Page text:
Julie McBrien, also known as Hogg, blew the cash on a luxury lifestyle in her lavish mansion while pretending to have cancer.
Northern Mouldings, her employer in Cookstown, was almost ruined by her actions.
The firm described the five-and-a-half-year prison sentence as a punishment befitting her crimes. It added: “We hope it will act as a lesson to her and to any others who may in the future try to abuse and exploit the most basic of human traits — trust.”
At yesterday’s sentencing in Dungannon Crown Court her lawyers argued she should have lifetime anonymity. This was rejected.
A reporting ban had been imposed after McBrien threatened to self-harm if her identity was published.
Despite accepting all charges two years ago, her lawyers sought reports from numerous experts in an effort to have her sent to hospital as opposed to jail.
McBrien (47), of Screeby Road, Fivemiletown, committed 26 counts of fraud and money laundering over an eight-year period.
She was in charge of finances at Northern Mouldings, but despite a good salary, she stole cash from the company.
Forensic examination discovered lifestyle spending of just over £141,000 (€166,000); general expenditure of £360,000 (€425,000); property development of £356,000 (€420,000); interior design totalling £311,000 (€367,000); spending on fashion and beauty of £231,000 (€272,000), and £145,000 (€171,000) on jewellery.
McBrien made false bank statements and forged the signature of a former employee after failing to remove his name from the bank mandate. She then forged a bank mandate making her solely in charge of finances, countersigning cheques to herself and creating false invoices.
She lied to a company director that she had a rare form of cancer. It was exactly the same condition a close relative of the director had endured, and he went out of his way to provide support.
After arrest she admitted the offences, claiming money was spent “just on holidays — there’s nothing to show for it”.
She blamed the company accountants for not doing their job properly. “If they had, I wouldn’t be here,” she brazenly claimed.
Judge Brian Sherrard QC noted the company placed total trust in her, which was badly abused.
“While dedicated colleagues faced huge financial impact, you enjoyed your luxury lifestyle,” he said.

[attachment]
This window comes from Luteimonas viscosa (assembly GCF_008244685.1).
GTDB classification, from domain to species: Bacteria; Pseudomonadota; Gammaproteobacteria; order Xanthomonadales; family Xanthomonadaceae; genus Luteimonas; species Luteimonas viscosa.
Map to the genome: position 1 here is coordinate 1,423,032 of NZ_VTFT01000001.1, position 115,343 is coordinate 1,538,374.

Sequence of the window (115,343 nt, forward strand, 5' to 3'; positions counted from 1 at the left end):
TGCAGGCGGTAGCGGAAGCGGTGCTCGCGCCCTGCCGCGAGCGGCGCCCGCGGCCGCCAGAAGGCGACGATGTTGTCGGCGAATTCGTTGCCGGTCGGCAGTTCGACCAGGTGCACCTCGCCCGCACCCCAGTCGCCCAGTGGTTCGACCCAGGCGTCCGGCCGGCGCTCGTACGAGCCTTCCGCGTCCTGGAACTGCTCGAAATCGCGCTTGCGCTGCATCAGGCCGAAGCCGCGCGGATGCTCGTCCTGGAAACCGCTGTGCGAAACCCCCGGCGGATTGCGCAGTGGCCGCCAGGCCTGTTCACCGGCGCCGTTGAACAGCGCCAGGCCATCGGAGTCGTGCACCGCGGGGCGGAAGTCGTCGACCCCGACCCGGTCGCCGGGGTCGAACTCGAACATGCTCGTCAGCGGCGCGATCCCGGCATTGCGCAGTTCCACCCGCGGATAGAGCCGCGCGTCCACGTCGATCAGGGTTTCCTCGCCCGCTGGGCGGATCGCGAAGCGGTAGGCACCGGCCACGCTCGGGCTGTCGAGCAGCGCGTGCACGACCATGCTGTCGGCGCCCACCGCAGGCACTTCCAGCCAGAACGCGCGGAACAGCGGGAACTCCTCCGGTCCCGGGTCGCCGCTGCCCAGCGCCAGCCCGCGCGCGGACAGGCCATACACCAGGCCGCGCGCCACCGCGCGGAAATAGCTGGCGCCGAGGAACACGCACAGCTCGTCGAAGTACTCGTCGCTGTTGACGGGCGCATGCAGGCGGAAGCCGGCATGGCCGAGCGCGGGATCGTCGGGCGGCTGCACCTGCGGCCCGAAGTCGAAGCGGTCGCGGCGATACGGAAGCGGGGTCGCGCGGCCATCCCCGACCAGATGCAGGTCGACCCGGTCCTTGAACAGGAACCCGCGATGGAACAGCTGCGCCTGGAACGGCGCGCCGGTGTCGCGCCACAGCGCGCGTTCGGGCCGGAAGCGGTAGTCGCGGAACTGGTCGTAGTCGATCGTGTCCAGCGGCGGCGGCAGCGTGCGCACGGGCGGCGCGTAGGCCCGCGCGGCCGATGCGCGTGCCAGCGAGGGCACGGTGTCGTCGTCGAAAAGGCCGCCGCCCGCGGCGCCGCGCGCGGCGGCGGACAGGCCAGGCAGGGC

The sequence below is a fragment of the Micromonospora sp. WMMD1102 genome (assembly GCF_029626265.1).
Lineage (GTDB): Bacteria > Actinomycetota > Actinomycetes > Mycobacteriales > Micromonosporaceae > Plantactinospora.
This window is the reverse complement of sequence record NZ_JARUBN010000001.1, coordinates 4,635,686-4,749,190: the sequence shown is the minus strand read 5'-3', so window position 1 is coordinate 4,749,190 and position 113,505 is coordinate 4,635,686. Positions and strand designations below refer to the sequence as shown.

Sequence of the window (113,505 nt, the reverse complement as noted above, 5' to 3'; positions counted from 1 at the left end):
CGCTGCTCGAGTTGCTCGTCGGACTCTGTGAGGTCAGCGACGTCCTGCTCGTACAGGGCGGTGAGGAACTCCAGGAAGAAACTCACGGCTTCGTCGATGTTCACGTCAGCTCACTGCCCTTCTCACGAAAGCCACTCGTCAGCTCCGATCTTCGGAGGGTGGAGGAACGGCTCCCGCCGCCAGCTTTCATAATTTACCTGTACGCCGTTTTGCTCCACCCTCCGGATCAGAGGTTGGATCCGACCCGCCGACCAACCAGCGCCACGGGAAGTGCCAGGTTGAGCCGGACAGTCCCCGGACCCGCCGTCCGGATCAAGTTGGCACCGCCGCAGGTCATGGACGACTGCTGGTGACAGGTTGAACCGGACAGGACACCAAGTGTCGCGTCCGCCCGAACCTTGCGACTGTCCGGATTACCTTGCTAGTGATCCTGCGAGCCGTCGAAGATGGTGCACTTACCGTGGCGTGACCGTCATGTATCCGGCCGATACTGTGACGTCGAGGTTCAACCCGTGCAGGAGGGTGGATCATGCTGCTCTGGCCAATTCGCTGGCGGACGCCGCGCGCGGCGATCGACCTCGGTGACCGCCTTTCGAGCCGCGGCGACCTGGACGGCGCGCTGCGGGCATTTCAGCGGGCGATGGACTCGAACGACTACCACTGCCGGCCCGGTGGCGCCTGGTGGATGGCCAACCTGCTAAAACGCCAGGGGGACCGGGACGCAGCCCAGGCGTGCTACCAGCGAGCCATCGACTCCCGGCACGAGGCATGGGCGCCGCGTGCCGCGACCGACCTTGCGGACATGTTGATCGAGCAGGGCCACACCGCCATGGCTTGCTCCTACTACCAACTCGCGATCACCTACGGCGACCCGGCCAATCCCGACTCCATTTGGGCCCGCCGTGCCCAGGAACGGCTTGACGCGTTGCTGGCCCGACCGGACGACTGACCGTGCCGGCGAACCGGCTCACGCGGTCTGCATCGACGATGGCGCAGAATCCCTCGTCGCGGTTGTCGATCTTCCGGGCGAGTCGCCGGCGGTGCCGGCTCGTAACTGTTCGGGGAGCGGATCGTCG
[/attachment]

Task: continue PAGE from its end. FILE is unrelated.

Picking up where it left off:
“You were given preferential treatment by a director after claiming to have cancer. You were the author of that lie and benefited from it.
“You had no consideration for anyone affected by you. This money was simply dissipated by you and there was no argument for need. Your offending was born out of avarice.”
He also noted all psychiatric treatment was sought privately and not through her GP.
While diagnosed as having a severe depressive episode, McBrien declined intervention. There was never any indication she was unfit for trial.
A report obtained by the prosecution found McBrien “has the ability to manipulate for her own ends and all assessments are based on her own assertions”.
Judge Sherrard dismissed the suggestion of imposing a hospital order.
Having received clarification, he said he was confident Hydebank Women’s Prison could properly manage McBrien’s condition, and imposed a prison sentence of five-and-a-half-years.
In a statement, Northern Mouldings said: “As a long-serving member of staff who had gained a significant position of trust, Julie (Hogg) McBrien was involved in a major sophisticated and sustained fraud against the company over an eight-year period.
“We are led to believe that this was one of the most sophisticated fraud cases ever witnessed by the police and Public Prosecution Service.
“Her actions and the subsequent long-running legal process has been exceptionally difficult for the business, the shareholders, our loyal staff and all their families.
“Her efforts to delay the legal process and the attainment of reporting restrictions which has kept her name from the public domain until this point only served to exacerbate the distress caused to all her victims.
“Separately, we will continue to pursue legal actions against Julie (Hogg) McBrien to retrieve the funds the company was defrauded and we are confident we will be successful in that regard.”